In 2018, the federal government under President Lopez-Obrador (AMLO) took office, proposing a transformation of public policies. The main objective of the AMLOs government was to eliminate corruption in the public sector. We asked whether the participants had noticed changes in federal water policies with the AMLOs government. If the response was positive, we asked what changes participants identified after AMLO took office. Almost half of the participants (48.4%) consider that the federal water policy has changed, while 22.6% responded no, and 20% opted not to answer the question. As for the people who noticed changes in federal water policy, the majority selected “less financial support for water management and recharge projects.” Only a few consider that “new communication channels have been created.” Finally, most participants responded that current legislation and government programs do not stimulate cross-sectoral collaboration for water recharge projects.

4. Discussion

To the best of our knowledge, this study represents one of the first investigations focused on identifying and quantitatively assessing cross-sector science-policy collaboration for water recharge projects in Mexico. The results are similar to those conducted in other fields; for instance, in studies to evaluate collaborative interactions in educational settings and between schools and non-profit organizations [30,36,38,55]. However, it must be emphasized that most of these studies have been conducted in developed countries, and Mexico’s economic and social conditions are different from those nations.
Collaboration was the option most frequently selected to self-characterize the interaction among the people developing water management and recharge projects. This result is, to some extent, surprising since this type of relationship is the most difficult to build because it requires a high level of commitment and resources from each actor involved. Although it should also be noted that during the interviews conducted, some researchers mentioned they collaborated or have collaborated with governments and vice versa. A couple of reasons might explain why collaboration was chosen as the most frequent type of relationship. First, the number of people working on water recharge projects is small; they know each other. Thus, a professional relationship has been nurtured for several years because of consistent contact, which Lemos and Morehouse [56] refer to as sustained and iterative interactions. Another element is that, in some cases, when using the Likert scale, participants tend to select the edges -as a bipolar scale. In this case, our participants choose networking and collaboration.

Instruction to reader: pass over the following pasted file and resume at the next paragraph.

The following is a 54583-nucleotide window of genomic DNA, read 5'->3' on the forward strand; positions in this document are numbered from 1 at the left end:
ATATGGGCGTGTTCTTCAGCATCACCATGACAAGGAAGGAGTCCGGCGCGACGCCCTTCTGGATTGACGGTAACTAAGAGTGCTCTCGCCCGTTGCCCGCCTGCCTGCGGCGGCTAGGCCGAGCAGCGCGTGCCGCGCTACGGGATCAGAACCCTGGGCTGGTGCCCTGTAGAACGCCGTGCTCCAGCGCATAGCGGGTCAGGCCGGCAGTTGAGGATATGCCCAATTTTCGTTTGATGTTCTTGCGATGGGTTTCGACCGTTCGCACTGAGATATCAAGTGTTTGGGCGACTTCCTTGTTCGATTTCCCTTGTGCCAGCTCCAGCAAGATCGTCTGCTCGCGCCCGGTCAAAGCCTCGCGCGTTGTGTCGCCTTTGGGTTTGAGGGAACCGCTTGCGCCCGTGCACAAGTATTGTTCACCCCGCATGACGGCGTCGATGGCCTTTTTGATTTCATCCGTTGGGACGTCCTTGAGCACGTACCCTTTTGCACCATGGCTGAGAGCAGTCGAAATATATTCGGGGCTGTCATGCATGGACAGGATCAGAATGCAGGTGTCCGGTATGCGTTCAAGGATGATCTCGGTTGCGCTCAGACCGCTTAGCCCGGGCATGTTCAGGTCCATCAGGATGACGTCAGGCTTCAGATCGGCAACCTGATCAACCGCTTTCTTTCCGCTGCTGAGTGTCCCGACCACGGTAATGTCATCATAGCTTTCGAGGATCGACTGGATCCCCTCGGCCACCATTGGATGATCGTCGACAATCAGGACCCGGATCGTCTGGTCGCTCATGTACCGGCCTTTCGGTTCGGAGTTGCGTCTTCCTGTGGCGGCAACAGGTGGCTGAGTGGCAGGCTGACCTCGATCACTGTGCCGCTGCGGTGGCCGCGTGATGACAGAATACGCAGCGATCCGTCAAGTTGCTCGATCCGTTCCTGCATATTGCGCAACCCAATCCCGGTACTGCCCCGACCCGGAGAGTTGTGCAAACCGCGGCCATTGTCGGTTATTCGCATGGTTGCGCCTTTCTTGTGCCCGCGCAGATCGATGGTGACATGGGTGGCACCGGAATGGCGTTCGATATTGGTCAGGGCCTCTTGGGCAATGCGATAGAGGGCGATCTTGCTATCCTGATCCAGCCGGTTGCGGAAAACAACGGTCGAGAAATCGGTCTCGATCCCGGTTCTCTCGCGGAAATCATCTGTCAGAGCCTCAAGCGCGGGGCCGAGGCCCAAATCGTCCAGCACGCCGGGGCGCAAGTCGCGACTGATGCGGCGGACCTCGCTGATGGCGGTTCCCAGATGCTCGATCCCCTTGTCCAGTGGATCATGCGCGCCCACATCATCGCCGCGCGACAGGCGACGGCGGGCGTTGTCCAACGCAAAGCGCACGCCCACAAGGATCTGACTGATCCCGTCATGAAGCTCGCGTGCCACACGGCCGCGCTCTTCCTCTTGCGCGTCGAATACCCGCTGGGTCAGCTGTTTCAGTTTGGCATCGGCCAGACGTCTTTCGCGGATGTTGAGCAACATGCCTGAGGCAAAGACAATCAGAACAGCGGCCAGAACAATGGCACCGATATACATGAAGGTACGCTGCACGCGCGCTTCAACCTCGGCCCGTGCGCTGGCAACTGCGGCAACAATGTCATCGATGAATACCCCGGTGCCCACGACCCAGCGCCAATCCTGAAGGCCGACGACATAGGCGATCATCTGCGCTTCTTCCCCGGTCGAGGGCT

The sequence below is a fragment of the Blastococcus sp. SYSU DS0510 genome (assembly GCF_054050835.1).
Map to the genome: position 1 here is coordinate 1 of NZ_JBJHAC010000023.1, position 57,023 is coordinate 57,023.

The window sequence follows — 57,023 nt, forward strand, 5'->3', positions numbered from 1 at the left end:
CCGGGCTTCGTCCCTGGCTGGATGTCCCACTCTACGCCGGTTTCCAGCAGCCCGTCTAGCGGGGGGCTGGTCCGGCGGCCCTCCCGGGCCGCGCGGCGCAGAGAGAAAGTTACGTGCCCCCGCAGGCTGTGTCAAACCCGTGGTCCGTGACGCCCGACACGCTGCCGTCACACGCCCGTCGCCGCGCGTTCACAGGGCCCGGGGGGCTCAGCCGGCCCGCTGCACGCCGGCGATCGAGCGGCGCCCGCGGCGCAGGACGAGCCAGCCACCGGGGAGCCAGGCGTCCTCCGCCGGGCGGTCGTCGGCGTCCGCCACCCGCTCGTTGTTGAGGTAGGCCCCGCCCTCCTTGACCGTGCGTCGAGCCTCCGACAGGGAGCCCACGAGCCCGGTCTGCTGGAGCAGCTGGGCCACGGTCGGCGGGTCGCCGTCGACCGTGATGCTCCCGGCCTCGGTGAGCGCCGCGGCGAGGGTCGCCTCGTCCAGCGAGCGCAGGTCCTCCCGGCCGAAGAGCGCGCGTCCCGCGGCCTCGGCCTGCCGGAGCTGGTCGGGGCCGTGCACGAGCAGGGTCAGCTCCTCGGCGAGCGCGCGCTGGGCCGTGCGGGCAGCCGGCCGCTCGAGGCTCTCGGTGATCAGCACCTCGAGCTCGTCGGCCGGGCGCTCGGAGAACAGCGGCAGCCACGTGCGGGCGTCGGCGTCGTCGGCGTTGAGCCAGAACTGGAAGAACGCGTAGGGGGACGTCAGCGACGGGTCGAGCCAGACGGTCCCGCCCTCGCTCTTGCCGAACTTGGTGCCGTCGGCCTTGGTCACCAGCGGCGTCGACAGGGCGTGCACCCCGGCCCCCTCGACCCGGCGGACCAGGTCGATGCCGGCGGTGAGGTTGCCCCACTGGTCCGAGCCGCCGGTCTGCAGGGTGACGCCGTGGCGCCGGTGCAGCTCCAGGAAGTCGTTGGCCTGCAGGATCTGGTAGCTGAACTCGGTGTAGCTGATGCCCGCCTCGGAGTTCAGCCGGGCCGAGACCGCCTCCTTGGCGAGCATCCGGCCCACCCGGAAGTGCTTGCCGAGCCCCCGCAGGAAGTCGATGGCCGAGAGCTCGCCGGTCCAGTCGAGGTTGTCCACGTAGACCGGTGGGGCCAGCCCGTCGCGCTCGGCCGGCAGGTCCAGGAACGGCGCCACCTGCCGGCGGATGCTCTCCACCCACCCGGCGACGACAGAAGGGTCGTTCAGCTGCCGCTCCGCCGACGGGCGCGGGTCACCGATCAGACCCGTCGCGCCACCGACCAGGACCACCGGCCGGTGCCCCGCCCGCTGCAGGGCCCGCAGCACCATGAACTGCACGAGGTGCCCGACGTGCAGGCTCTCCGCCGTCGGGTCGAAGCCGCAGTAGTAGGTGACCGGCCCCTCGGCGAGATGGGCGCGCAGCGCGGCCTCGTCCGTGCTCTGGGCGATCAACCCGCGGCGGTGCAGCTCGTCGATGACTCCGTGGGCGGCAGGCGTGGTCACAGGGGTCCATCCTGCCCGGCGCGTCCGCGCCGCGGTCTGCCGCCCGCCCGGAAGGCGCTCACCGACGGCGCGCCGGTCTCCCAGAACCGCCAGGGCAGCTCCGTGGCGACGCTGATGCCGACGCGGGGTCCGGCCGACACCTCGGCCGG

CONAGUA is the national agency responsible for enforcing regulations and defining national policies [57,58]. Our results indicate most of the participants collaborate with this institution. However, the response from CONAGUA when conducting this study was quite limited, yet when the survey was sent to people from this agency, no response was received. Fortunately, we could interview some officials from this agency in Chihuahua and Sonora; they mentioned that they collaborated with researchers and municipal governments. Since CONAGUA is responsible for creating dedicated policies for water recharge projects, it should be desirable to have a comprehensive perspective from this agency regarding its interest in increasing collaboration for water recharge projects.
Inadequate communication can generate conflicts and be a barrier to building trust, which is a fundamental element for collaboration. Our study provides evidence of the willingness of researchers to communicate their findings to CONAGUA; however, according to the interviewees, the communication channels are scarce. This condition might limit the federal agency from adopting new knowledge scholars produce. It would mean that a relatively weak and infrequent intersection between the information needs of the federal agency and the evidence that researchers can provide is restraining collaboration.